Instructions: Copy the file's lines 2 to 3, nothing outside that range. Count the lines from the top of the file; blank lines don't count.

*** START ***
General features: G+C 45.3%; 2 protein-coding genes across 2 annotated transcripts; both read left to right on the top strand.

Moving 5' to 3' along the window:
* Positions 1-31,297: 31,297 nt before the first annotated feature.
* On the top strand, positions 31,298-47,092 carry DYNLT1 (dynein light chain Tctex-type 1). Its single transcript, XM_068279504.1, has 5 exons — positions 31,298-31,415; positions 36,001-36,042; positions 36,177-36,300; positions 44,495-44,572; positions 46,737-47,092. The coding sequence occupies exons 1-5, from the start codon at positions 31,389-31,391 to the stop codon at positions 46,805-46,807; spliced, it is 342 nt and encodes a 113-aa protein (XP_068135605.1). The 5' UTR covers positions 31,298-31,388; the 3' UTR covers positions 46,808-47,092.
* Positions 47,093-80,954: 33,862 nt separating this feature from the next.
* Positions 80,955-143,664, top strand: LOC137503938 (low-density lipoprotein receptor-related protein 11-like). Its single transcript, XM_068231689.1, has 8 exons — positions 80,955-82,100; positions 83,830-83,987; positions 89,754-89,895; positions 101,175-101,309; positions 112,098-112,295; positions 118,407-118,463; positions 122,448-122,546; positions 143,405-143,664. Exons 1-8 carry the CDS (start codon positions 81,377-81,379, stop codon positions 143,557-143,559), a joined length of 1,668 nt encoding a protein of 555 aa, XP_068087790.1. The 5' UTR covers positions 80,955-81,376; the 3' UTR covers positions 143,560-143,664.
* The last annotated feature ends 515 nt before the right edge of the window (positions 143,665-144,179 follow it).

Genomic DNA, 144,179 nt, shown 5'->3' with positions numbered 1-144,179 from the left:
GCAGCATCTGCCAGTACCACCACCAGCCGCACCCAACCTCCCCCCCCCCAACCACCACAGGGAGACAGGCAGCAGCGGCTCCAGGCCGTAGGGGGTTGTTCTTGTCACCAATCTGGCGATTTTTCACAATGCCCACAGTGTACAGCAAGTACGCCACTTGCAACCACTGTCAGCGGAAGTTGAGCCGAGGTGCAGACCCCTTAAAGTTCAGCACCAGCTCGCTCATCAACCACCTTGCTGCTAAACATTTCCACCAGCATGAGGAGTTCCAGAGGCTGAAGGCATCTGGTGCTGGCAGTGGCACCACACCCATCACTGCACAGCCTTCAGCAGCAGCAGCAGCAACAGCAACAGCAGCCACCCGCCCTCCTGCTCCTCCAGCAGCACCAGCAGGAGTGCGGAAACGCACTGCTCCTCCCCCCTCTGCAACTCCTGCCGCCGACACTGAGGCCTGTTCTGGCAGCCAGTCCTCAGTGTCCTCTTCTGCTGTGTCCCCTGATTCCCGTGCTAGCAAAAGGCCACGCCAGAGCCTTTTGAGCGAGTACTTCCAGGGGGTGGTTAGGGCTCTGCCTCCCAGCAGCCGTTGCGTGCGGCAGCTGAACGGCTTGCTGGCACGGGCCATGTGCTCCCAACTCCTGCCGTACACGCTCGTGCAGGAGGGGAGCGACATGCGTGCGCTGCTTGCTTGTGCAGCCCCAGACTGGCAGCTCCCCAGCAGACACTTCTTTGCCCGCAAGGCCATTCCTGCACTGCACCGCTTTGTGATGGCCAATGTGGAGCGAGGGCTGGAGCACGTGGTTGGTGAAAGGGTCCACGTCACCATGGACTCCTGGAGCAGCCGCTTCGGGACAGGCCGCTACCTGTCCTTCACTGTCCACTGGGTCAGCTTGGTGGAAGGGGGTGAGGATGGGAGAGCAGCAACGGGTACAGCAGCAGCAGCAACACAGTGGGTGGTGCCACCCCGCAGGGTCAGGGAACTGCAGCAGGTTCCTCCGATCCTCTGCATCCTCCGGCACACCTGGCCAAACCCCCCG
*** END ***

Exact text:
Moving 5' to 3' along the window:
* Positions 1-31,297: 31,297 nt before the first annotated feature.